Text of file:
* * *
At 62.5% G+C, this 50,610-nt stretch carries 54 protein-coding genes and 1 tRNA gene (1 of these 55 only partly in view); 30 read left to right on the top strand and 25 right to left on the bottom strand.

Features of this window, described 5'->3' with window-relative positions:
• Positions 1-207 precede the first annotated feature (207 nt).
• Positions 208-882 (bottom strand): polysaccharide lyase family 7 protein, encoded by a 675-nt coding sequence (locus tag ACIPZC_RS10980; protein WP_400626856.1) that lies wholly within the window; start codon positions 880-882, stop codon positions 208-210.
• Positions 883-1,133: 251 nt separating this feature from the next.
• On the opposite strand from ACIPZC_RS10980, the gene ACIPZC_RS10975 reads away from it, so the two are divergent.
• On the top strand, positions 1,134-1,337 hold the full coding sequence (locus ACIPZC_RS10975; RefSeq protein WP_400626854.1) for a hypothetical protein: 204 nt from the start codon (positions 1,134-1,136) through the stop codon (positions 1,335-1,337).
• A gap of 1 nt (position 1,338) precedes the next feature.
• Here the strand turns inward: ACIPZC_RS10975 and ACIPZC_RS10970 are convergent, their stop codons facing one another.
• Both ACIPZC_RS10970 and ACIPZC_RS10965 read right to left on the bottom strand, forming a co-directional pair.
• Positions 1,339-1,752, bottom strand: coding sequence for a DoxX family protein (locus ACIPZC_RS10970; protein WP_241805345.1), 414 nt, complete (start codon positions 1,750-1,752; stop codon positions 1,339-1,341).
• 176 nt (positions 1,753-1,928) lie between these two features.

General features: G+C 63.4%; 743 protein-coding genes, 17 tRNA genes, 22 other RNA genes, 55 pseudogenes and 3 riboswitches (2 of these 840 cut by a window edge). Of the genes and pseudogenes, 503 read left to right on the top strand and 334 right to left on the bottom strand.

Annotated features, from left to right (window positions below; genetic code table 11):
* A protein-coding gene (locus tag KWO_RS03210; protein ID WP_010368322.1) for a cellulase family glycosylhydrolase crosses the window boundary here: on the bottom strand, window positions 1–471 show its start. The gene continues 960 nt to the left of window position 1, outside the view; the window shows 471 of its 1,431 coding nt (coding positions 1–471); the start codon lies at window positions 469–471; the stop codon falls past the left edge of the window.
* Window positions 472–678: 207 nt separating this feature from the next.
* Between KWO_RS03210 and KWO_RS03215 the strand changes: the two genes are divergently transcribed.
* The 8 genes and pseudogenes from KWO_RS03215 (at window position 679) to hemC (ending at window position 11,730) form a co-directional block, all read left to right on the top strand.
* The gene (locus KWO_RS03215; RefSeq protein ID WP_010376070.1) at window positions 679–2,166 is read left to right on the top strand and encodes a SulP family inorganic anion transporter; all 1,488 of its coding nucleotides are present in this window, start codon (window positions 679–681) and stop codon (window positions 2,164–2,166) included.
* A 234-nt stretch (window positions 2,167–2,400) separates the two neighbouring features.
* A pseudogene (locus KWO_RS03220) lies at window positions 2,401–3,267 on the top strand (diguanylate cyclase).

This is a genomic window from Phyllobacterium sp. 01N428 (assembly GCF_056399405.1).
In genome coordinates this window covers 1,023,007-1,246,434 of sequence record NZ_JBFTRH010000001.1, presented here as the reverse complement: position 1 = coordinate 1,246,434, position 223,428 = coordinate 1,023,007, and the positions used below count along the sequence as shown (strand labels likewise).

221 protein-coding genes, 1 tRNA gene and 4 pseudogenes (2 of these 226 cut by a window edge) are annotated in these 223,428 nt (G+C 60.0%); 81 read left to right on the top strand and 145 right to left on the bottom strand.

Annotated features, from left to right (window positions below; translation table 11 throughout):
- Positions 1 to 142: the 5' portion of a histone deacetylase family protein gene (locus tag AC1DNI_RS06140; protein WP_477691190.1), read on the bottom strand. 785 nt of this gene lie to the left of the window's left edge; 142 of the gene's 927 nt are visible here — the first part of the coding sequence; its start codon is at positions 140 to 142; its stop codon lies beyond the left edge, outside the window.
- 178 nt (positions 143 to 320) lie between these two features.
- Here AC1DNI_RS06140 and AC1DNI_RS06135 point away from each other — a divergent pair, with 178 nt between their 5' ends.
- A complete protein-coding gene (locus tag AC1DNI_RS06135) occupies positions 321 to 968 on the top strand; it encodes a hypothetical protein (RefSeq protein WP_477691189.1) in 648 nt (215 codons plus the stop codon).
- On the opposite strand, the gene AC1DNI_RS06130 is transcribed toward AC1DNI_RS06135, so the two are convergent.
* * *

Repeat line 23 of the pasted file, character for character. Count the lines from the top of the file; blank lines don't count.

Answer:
In genome coordinates this window covers 1,023,007-1,246,434 of sequence record NZ_JBFTRH010000001.1, presented here as the reverse complement: position 1 = coordinate 1,246,434, position 223,428 = coordinate 1,023,007, and the positions used below count along the sequence as shown (strand labels likewise).